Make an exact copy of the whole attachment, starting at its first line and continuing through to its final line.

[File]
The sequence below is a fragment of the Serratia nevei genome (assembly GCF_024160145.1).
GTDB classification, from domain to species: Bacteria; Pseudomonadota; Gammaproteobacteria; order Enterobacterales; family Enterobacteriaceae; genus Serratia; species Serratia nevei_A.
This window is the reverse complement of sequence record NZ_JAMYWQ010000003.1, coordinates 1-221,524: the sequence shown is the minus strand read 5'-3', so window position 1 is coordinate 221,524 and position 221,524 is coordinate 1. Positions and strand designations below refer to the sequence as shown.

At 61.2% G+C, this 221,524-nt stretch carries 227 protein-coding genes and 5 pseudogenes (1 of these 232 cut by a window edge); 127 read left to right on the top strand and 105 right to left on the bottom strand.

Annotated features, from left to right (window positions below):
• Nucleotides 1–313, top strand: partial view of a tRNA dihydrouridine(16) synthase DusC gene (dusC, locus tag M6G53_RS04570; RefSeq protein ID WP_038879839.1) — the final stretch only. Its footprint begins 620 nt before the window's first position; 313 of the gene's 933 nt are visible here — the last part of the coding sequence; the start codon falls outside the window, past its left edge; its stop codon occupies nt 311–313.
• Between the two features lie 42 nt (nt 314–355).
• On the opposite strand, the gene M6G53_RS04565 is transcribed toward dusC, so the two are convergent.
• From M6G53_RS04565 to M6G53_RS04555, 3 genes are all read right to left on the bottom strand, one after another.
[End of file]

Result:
The sequence below is a fragment of the Serratia nevei genome (assembly GCF_024160145.1).
GTDB classification, from domain to species: Bacteria; Pseudomonadota; Gammaproteobacteria; order Enterobacterales; family Enterobacteriaceae; genus Serratia; species Serratia nevei_A.
This window is the reverse complement of sequence record NZ_JAMYWQ010000003.1, coordinates 1-221,524: the sequence shown is the minus strand read 5'-3', so window position 1 is coordinate 221,524 and position 221,524 is coordinate 1. Positions and strand designations below refer to the sequence as shown.

At 61.2% G+C, this 221,524-nt stretch carries 227 protein-coding genes and 5 pseudogenes (1 of these 232 cut by a window edge); 127 read left to right on the top strand and 105 right to left on the bottom strand.

Annotated features, from left to right (window positions below):
• Nucleotides 1–313, top strand: partial view of a tRNA dihydrouridine(16) synthase DusC gene (dusC, locus tag M6G53_RS04570; RefSeq protein ID WP_038879839.1) — the final stretch only. Its footprint begins 620 nt before the window's first position; 313 of the gene's 933 nt are visible here — the last part of the coding sequence; the start codon falls outside the window, past its left edge; its stop codon occupies nt 311–313.
• Between the two features lie 42 nt (nt 314–355).
• On the opposite strand, the gene M6G53_RS04565 is transcribed toward dusC, so the two are convergent.
• From M6G53_RS04565 to M6G53_RS04555, 3 genes are all read right to left on the bottom strand, one after another.